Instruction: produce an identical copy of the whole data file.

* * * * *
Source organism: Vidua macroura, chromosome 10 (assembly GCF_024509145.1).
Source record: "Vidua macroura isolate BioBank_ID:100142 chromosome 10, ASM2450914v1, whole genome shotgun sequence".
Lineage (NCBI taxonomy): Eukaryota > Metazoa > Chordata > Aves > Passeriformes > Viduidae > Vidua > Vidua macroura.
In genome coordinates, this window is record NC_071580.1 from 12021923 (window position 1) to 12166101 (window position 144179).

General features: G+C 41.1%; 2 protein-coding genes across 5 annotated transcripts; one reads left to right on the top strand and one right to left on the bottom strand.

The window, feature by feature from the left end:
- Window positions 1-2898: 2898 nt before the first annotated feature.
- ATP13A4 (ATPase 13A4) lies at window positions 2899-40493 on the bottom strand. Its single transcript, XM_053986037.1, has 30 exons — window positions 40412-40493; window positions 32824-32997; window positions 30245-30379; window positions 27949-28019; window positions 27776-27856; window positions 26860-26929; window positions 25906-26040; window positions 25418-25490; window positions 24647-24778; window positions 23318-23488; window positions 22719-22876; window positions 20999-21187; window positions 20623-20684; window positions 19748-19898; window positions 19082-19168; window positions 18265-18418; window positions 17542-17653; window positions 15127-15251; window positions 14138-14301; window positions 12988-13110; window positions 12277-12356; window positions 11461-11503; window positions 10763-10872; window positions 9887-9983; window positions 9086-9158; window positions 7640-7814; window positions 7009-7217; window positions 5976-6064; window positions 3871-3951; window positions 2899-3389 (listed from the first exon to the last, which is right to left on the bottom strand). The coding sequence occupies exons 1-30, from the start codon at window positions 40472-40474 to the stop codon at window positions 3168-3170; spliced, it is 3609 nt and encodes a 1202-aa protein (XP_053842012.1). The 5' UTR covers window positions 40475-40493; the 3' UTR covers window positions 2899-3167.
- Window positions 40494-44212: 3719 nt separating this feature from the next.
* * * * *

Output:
Source organism: Vidua macroura, chromosome 10 (assembly GCF_024509145.1).
Source record: "Vidua macroura isolate BioBank_ID:100142 chromosome 10, ASM2450914v1, whole genome shotgun sequence".
Lineage (NCBI taxonomy): Eukaryota > Metazoa > Chordata > Aves > Passeriformes > Viduidae > Vidua > Vidua macroura.
In genome coordinates, this window is record NC_071580.1 from 12021923 (window position 1) to 12166101 (window position 144179).

General features: G+C 41.1%; 2 protein-coding genes across 5 annotated transcripts; one reads left to right on the top strand and one right to left on the bottom strand.

The window, feature by feature from the left end:
- Window positions 1-2898: 2898 nt before the first annotated feature.
- ATP13A4 (ATPase 13A4) lies at window positions 2899-40493 on the bottom strand. Its single transcript, XM_053986037.1, has 30 exons — window positions 40412-40493; window positions 32824-32997; window positions 30245-30379; window positions 27949-28019; window positions 27776-27856; window positions 26860-26929; window positions 25906-26040; window positions 25418-25490; window positions 24647-24778; window positions 23318-23488; window positions 22719-22876; window positions 20999-21187; window positions 20623-20684; window positions 19748-19898; window positions 19082-19168; window positions 18265-18418; window positions 17542-17653; window positions 15127-15251; window positions 14138-14301; window positions 12988-13110; window positions 12277-12356; window positions 11461-11503; window positions 10763-10872; window positions 9887-9983; window positions 9086-9158; window positions 7640-7814; window positions 7009-7217; window positions 5976-6064; window positions 3871-3951; window positions 2899-3389 (listed from the first exon to the last, which is right to left on the bottom strand). The coding sequence occupies exons 1-30, from the start codon at window positions 40472-40474 to the stop codon at window positions 3168-3170; spliced, it is 3609 nt and encodes a 1202-aa protein (XP_053842012.1). The 5' UTR covers window positions 40475-40493; the 3' UTR covers window positions 2899-3167.
- Window positions 40494-44212: 3719 nt separating this feature from the next.